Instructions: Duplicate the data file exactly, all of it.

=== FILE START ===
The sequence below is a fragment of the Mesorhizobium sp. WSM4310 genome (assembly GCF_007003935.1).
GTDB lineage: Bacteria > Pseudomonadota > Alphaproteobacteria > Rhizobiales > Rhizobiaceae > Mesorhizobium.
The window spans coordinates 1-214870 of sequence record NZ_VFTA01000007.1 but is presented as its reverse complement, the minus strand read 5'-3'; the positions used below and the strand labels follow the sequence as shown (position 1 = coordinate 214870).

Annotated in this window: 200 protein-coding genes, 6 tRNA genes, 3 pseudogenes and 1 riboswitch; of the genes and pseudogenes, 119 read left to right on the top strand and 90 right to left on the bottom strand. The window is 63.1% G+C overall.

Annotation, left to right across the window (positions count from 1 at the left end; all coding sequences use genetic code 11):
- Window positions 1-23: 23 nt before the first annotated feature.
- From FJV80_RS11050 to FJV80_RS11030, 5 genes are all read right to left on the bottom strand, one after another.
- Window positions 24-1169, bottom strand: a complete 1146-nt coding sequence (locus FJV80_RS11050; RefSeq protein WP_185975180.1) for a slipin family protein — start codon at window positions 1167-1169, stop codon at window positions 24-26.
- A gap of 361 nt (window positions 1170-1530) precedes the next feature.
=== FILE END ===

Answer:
The sequence below is a fragment of the Mesorhizobium sp. WSM4310 genome (assembly GCF_007003935.1).
GTDB lineage: Bacteria > Pseudomonadota > Alphaproteobacteria > Rhizobiales > Rhizobiaceae > Mesorhizobium.
The window spans coordinates 1-214870 of sequence record NZ_VFTA01000007.1 but is presented as its reverse complement, the minus strand read 5'-3'; the positions used below and the strand labels follow the sequence as shown (position 1 = coordinate 214870).

Annotated in this window: 200 protein-coding genes, 6 tRNA genes, 3 pseudogenes and 1 riboswitch; of the genes and pseudogenes, 119 read left to right on the top strand and 90 right to left on the bottom strand. The window is 63.1% G+C overall.

Annotation, left to right across the window (positions count from 1 at the left end; all coding sequences use genetic code 11):
- Window positions 1-23: 23 nt before the first annotated feature.
- From FJV80_RS11050 to FJV80_RS11030, 5 genes are all read right to left on the bottom strand, one after another.
- Window positions 24-1169, bottom strand: a complete 1146-nt coding sequence (locus FJV80_RS11050; RefSeq protein WP_185975180.1) for a slipin family protein — start codon at window positions 1167-1169, stop codon at window positions 24-26.
- A gap of 361 nt (window positions 1170-1530) precedes the next feature.